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I'm a neophyte who was reading a little bit about jet engines, and the economics behind them. In particular, I was curious about what makes jet engines so expensive compared to piston engines.

A recurring theme that came up, again and again, was the cost of quality control, and related factors like product liability. Jet engines are designed to be ultra-reliable under conditions of high stress, and understandably that drastically adds to the cost of manufacture and design.

However, what doesn't make sense is why these standards are so universally high, even in the case of jets on multi-engine craft with redundancy. It would seem that you definitely want reliability on a single-engine craft, a multi-engine that can't fly when it loses an engine, or even a two engine craft.

But for a four-engine aircraft like a 747, why pay so much for ultra-reliability? A 747 can stay at cruising altitude with only 2 engines. Modern jet engines have a failure rate of about 0.01 per 1000 hours. A 747 could use engines with a failure rate of 1 per 1000 hours, and still achieve the same safety profile as an aircraft with only 1 engine of redundancy. (Assuming engine failure rates are independent)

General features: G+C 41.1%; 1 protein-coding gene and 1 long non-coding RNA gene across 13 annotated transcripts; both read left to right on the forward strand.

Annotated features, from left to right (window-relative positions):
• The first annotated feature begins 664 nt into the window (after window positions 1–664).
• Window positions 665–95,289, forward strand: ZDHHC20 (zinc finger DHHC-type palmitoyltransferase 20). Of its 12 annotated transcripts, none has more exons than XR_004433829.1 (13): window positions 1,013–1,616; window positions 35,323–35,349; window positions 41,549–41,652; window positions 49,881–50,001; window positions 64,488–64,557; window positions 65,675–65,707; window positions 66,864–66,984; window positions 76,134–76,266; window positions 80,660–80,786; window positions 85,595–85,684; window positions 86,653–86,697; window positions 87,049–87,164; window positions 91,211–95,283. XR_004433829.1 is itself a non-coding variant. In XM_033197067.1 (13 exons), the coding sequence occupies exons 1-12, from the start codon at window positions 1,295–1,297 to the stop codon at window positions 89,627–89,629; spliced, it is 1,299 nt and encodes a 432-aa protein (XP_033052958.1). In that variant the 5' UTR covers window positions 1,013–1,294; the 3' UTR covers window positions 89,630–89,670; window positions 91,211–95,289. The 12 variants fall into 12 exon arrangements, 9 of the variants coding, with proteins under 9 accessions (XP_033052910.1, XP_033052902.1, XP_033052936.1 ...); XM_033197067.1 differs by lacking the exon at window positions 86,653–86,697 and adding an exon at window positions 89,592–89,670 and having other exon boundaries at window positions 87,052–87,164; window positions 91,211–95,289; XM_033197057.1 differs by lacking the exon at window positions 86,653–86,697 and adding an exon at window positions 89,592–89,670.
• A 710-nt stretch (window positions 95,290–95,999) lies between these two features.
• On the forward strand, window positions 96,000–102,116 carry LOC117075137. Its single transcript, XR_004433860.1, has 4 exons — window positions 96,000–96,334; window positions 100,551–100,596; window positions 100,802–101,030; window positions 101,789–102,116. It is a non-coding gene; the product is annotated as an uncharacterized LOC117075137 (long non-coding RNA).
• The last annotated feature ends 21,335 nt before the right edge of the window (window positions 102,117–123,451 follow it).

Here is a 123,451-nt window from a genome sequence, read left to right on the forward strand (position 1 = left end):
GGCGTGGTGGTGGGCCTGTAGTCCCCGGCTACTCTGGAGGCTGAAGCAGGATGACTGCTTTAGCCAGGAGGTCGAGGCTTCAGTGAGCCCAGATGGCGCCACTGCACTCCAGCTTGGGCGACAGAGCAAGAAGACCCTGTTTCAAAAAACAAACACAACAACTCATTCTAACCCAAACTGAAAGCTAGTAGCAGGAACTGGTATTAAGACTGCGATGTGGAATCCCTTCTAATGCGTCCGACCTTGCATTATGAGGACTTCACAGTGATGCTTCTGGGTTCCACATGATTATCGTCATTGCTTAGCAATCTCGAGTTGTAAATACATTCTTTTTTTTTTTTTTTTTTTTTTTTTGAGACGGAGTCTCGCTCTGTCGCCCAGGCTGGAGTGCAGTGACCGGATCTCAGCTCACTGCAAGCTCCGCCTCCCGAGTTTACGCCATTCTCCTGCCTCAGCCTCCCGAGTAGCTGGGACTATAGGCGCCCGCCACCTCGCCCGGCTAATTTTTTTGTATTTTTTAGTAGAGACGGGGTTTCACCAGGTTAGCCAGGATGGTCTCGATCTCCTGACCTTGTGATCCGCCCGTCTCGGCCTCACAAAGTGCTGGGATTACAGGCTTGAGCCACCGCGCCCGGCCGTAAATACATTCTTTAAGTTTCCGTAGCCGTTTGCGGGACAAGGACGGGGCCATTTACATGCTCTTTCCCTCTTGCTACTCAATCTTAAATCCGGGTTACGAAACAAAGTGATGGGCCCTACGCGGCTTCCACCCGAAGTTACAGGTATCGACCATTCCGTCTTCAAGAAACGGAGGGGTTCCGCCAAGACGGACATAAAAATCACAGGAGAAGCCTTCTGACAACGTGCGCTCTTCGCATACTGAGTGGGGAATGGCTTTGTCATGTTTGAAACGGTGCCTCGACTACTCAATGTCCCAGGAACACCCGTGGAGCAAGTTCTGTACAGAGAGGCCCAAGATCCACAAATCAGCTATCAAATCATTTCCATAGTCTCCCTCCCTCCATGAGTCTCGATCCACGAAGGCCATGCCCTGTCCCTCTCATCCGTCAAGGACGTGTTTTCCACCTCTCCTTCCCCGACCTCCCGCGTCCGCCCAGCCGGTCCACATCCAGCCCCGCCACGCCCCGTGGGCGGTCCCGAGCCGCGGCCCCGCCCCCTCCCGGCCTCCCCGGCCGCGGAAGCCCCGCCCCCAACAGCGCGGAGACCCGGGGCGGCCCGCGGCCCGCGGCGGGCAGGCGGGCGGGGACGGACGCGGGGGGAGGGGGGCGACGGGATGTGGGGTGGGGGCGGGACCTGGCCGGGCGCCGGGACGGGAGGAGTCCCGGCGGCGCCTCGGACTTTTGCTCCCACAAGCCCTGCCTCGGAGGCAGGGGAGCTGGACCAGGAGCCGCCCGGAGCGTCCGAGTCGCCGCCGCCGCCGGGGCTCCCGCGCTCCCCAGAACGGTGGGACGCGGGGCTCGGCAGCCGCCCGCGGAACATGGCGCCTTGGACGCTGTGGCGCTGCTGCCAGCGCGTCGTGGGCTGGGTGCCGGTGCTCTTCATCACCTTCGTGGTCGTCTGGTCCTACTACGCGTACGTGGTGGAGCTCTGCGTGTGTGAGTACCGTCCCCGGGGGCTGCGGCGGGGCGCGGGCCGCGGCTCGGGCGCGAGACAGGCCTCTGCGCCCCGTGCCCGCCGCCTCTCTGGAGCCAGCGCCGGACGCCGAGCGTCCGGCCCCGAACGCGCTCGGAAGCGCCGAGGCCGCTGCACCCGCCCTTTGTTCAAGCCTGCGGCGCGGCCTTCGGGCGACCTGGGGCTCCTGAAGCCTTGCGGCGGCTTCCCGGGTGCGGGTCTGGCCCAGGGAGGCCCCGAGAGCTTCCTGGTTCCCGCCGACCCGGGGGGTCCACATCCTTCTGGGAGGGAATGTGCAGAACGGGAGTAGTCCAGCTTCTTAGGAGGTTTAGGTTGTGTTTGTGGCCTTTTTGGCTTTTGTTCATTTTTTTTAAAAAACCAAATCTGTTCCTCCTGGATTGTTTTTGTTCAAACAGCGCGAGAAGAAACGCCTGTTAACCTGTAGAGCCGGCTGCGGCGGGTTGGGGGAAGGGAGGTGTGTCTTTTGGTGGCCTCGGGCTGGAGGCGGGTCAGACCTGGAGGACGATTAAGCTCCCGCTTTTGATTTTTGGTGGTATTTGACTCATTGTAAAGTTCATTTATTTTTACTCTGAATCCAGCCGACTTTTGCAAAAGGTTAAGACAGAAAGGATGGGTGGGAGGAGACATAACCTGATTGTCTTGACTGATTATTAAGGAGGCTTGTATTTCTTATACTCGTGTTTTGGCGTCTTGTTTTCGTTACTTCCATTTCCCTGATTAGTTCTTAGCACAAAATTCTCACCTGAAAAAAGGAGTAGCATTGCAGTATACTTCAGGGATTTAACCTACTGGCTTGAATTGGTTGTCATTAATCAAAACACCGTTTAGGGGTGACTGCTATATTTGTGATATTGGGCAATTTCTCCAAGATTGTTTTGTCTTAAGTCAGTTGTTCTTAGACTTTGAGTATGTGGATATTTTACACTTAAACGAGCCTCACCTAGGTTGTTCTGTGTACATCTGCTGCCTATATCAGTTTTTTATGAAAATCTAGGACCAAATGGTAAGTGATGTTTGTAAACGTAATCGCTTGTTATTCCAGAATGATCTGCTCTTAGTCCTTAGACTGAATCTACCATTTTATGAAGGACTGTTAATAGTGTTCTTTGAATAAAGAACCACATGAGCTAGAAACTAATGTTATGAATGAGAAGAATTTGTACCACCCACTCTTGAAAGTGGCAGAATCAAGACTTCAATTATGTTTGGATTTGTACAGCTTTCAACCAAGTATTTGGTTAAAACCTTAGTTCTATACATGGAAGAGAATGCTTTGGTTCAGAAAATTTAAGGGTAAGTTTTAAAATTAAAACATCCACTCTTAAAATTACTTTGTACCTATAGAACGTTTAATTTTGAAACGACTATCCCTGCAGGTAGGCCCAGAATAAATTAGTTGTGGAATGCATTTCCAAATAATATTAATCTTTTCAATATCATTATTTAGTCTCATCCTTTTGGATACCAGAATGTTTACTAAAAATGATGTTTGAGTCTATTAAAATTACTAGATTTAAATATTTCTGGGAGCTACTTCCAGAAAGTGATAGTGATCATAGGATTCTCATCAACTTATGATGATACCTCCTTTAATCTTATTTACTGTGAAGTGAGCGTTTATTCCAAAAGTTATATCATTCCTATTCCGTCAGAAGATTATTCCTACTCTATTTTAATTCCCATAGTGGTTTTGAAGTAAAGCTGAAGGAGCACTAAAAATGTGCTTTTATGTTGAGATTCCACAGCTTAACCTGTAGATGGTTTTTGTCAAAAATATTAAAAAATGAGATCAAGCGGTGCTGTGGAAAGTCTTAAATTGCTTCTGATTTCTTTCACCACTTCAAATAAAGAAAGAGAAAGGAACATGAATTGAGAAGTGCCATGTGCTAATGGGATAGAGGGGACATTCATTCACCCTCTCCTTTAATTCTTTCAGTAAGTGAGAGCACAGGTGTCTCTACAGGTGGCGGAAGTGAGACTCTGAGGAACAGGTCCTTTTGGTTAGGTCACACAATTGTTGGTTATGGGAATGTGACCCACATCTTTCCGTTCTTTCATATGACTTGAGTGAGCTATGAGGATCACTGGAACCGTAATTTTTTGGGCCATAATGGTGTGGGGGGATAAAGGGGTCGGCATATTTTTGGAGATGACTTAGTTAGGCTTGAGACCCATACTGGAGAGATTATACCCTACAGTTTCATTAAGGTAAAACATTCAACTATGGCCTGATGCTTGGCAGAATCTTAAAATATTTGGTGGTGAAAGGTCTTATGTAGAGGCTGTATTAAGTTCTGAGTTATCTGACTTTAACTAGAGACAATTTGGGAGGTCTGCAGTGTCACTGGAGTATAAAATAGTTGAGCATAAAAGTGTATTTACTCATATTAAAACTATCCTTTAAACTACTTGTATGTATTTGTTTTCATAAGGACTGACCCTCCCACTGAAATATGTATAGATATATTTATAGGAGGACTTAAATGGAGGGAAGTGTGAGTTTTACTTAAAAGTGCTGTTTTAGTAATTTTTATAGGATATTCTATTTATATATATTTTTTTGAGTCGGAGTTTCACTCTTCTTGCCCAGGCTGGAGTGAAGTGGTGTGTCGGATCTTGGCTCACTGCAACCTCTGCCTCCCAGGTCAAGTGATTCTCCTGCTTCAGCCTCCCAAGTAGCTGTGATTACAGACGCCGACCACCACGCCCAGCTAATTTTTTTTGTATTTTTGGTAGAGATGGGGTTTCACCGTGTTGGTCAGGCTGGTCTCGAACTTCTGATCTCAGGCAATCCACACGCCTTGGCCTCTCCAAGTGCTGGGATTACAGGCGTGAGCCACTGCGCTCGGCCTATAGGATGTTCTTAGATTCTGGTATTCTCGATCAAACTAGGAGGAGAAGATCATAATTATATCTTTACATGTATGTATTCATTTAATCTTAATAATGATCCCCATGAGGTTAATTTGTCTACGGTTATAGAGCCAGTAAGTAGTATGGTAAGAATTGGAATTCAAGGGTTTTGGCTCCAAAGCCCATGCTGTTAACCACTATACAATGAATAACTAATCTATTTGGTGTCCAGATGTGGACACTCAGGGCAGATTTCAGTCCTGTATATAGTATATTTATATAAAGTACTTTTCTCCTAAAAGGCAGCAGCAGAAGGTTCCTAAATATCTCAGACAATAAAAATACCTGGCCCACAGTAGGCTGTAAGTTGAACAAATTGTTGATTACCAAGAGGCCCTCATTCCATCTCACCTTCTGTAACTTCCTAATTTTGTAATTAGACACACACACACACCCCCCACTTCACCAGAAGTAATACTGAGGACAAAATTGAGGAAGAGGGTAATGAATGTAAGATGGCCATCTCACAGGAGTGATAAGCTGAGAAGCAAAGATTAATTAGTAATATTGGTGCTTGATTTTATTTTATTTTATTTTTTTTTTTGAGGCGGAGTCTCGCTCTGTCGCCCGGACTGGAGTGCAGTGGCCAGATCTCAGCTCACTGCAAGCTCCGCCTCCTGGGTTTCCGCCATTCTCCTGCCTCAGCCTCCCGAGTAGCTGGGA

I'd assume that relaxing the jet manufacturing process to allowing 100X less reliability would drastically reduce costs. It seems like we could be manufacturing very cheap four-engine aircraft by allowing for high-failure rate engines. What am I missing here?

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    $\begingroup$ Engines have heavy, rotating parts. If these crack, they cause a lot of damage. That can damage the plane, and kill people. Read about this crash in Sioux city: en.m.wikipedia.org/wiki/United_Airlines_Flight_232. Or this very recent event: avherald.com/h?article=4b7725fb&opt=0 An other incident that was a very near miss was QF32: en.m.wikipedia.org/wiki/Qantas_Flight_32 $\endgroup$ – Penguin Apr 25 '18 at 12:18
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    $\begingroup$ How much more would you pay for a ticket on the more reliable aircraft? The cost savings would have to be enough that a competing airline using the most reliable engines they can get would not be able to take all your business with an ad that says something like, "Our engines are 100 times more reliable than some of our competitors" while showing a loving family with young children on their way to Disney World. $\endgroup$ – Todd Wilcox Apr 25 '18 at 17:56